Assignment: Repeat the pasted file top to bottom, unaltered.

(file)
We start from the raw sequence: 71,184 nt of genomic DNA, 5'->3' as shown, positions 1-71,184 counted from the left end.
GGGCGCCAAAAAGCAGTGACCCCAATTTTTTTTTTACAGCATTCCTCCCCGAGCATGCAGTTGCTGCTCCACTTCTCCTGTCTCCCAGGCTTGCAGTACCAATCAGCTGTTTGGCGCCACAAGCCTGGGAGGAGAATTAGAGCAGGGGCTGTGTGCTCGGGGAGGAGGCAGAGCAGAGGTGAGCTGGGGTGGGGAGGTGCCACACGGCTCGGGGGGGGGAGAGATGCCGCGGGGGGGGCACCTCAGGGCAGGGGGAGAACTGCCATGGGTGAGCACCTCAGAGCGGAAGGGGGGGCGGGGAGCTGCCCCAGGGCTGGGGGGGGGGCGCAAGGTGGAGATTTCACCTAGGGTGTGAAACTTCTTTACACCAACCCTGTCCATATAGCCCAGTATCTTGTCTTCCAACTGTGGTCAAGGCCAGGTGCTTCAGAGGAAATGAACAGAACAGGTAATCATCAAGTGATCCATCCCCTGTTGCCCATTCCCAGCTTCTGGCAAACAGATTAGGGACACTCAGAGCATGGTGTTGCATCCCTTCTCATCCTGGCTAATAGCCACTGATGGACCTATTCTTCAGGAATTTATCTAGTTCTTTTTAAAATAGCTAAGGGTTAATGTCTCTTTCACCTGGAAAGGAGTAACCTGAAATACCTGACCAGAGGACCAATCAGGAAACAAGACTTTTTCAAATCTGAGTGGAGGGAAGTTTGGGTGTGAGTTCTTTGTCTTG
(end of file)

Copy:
We start from the raw sequence: 71,184 nt of genomic DNA, 5'->3' as shown, positions 1-71,184 counted from the left end.
GGGCGCCAAAAAGCAGTGACCCCAATTTTTTTTTTACAGCATTCCTCCCCGAGCATGCAGTTGCTGCTCCACTTCTCCTGTCTCCCAGGCTTGCAGTACCAATCAGCTGTTTGGCGCCACAAGCCTGGGAGGAGAATTAGAGCAGGGGCTGTGTGCTCGGGGAGGAGGCAGAGCAGAGGTGAGCTGGGGTGGGGAGGTGCCACACGGCTCGGGGGGGGGAGAGATGCCGCGGGGGGGGCACCTCAGGGCAGGGGGAGAACTGCCATGGGTGAGCACCTCAGAGCGGAAGGGGGGGCGGGGAGCTGCCCCAGGGCTGGGGGGGGGGCGCAAGGTGGAGATTTCACCTAGGGTGTGAAACTTCTTTACACCAACCCTGTCCATATAGCCCAGTATCTTGTCTTCCAACTGTGGTCAAGGCCAGGTGCTTCAGAGGAAATGAACAGAACAGGTAATCATCAAGTGATCCATCCCCTGTTGCCCATTCCCAGCTTCTGGCAAACAGATTAGGGACACTCAGAGCATGGTGTTGCATCCCTTCTCATCCTGGCTAATAGCCACTGATGGACCTATTCTTCAGGAATTTATCTAGTTCTTTTTAAAATAGCTAAGGGTTAATGTCTCTTTCACCTGGAAAGGAGTAACCTGAAATACCTGACCAGAGGACCAATCAGGAAACAAGACTTTTTCAAATCTGAGTGGAGGGAAGTTTGGGTGTGAGTTCTTTGTCTTG